Mark Dery on Mon, 11 Jun 2001 18:01:04 +0200 (CEST)

[Date Prev] [Date Next] [Thread Prev] [Thread Next] [Date Index] [Thread Index]

[Nettime-bold] Gene Jeanie


The nub of the debate seems to be whether biotech manipulation of the
natural order, as opposed to more Mendelian means (hybridizing), represents
a symmetry break with centuries' worth of human meddling. As you've noted,
it obviously does. The domesticated dog, though a product of human
intervention, could *conceivably* have arisen, through natural selection and
mutation. But a trillion millennia of Darwinian evolution couldn't whelp
Eduardo Kac's glow-in-the-dark dog, a living work of genetic art that, if
created, will owe his bioluminescence to a jellyfish gene. Likewise,
tomatoes with flounder genes, "golden rice" with daffodil genes, and other
fruits of the genomic revolution could only have sprung from the brow of
Monsanto and Archer Daniels Midland.

"Nature" may be a vexed term, but there's no question that these products
are unnatural in the literal sense of the word. What you want to know, I
gather, is whether "unnatural" is synonymous with unhealthy.

The contrarian in me applauds your attempts, in the debate about genetically
modified food, to separate rigorously reasoned argument from ideological
litmus test.

But a little wariness about GM food is well-advised, I think, in light of
the warning flags being waved by informed environmentalists, progressive
scientists, and investigative reporters. Two words: JURASSIC PARK. They call
it the "law" of unintended consequences for good reason: There are *always*
unintended consequences, especially with massively complex systems, and no
system is more massively complex than Nature, except maybe the gene-spliced
chimera of Nature/Culture, which is where we all live, early in the 21st

What happens, for example, *when* (not *if*) FrankenSalmon, genetically
engineered to grow to what's known as "market size" in one-half to
one-fourth the normal time, escape into the wild, entering the larger gene
pool? I'm writing an article about the "Genomic Revolution" exhibiton at New
York's Museum of Natural History. Unsurprisingly, the show is largely
(though subtly) celebratory, but shadows gather, in its corners.
"Herbicide-tolerant crops let farmers virtually eliminate weeds from their
fields," notes one placard. "But weed seeds are an important food source for
skylarks and other birds." Then, the clincher: "According to some estimates,
the food available to skylarks could be reduced in some areas by 90%."
Remember BT corn, the genetically engineered crop whose pesticidal gene,
transplanted from a bacterium, is toxic to corn borers? Sold to the public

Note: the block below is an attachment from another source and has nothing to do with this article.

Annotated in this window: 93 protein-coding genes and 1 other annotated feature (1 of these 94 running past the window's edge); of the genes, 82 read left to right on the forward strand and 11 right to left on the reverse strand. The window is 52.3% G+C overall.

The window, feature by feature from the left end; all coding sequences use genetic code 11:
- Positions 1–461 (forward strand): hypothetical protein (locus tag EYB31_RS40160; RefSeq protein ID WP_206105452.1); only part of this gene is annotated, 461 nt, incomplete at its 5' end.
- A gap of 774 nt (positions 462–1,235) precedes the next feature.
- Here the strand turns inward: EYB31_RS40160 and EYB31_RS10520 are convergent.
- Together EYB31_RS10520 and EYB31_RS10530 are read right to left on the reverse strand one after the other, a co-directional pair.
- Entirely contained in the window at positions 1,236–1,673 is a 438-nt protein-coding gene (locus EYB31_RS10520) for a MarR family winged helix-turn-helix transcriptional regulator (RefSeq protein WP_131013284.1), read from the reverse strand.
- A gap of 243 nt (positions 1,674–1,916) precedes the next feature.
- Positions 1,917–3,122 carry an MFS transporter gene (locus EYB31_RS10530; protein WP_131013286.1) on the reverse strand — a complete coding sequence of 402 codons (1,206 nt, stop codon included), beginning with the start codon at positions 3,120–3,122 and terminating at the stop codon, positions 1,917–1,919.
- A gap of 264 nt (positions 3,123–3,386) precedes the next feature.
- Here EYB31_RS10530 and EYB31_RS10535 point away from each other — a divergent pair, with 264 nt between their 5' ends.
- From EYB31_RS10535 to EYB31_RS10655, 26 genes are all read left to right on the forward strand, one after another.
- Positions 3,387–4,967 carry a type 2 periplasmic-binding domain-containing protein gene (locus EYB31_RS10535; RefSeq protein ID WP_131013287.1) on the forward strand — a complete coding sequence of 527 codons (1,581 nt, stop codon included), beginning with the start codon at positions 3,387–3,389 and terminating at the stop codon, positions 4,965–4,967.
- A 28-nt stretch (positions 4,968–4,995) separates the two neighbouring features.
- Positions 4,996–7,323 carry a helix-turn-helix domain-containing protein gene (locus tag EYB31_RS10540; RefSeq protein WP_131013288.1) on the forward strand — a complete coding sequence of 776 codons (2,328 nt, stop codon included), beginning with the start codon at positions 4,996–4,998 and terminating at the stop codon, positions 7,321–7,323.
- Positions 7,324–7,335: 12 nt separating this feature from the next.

as a godsend to the starving millions (not to mention multinational
agribusiness), it may have the nasty side effect of killing monarch
butterfly caterpillars (the scientific jury is still out). And monarchs
matter, ecologically.

Clearly, much more research (by someone other than industry flacks and
toothless feds) is needed before we allow corporate agribusiness to hack the
genetic code of our food supply for fun and profit. This isn't the
hand-wringing hypercautiousness of neo-Luddites who have to be dragged,
kicking and screaming, into the way cool future. The historical record is
littered with unhappy examples of human attempts to reprogram ecologies
(think: kudzu in the American South, or rabbits in Australia). Too often,
they're driven by business.

But commerce waits for no one, as the NYT story Mandl posted makes painfully
clear (June 10, 2001, "As Biotech Crops Multiply, Consumers Get Little
Choice," By DAVID BARBOZA). According to the TIMES article, "Food makers
around the world are finding traces of gene-altered crops in foods that were
not supposed to be made with them; Midwestern farmers are complaining that
wind is blowing pollen from gene-altered crops into neighboring fields
planted with conventional corn. Even organic crops labeled 'G.M. Free' are
testing positive for genetic modification. [.] 'We have found traces in corn
that has been grown organically for 10 to 15 years,' said Arran Stephens,
president of Nature's Path Foods, an organic producer of breads and cereals
based in Delta, British Columbia. 'There's no wall high enough to keep that
stuff contained.'"

In our age of species-leaping postmodern diseases (Mad Cow, anyone?), the
Haraway-esque faith in boundary dissolution and perverse hybrids has come
back to haunt us, with biting irony.

Nettime-bold mailing list